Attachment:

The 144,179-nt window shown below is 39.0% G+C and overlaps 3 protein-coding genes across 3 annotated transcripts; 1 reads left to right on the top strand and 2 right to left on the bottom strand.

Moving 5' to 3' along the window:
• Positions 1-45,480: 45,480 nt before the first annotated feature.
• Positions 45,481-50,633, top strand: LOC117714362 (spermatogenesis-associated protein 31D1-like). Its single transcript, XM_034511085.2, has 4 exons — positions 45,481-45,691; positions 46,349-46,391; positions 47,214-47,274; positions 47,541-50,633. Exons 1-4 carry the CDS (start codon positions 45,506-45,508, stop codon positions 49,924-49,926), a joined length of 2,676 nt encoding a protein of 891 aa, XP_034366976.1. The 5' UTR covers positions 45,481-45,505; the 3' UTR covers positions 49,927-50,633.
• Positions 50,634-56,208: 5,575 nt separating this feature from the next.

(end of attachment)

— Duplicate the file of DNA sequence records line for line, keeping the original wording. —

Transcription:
The 144,179-nt window shown below is 39.0% G+C and overlaps 3 protein-coding genes across 3 annotated transcripts; 1 reads left to right on the top strand and 2 right to left on the bottom strand.

Moving 5' to 3' along the window:
• Positions 1-45,480: 45,480 nt before the first annotated feature.
• Positions 45,481-50,633, top strand: LOC117714362 (spermatogenesis-associated protein 31D1-like). Its single transcript, XM_034511085.2, has 4 exons — positions 45,481-45,691; positions 46,349-46,391; positions 47,214-47,274; positions 47,541-50,633. Exons 1-4 carry the CDS (start codon positions 45,506-45,508, stop codon positions 49,924-49,926), a joined length of 2,676 nt encoding a protein of 891 aa, XP_034366976.1. The 5' UTR covers positions 45,481-45,505; the 3' UTR covers positions 49,927-50,633.
• Positions 50,634-56,208: 5,575 nt separating this feature from the next.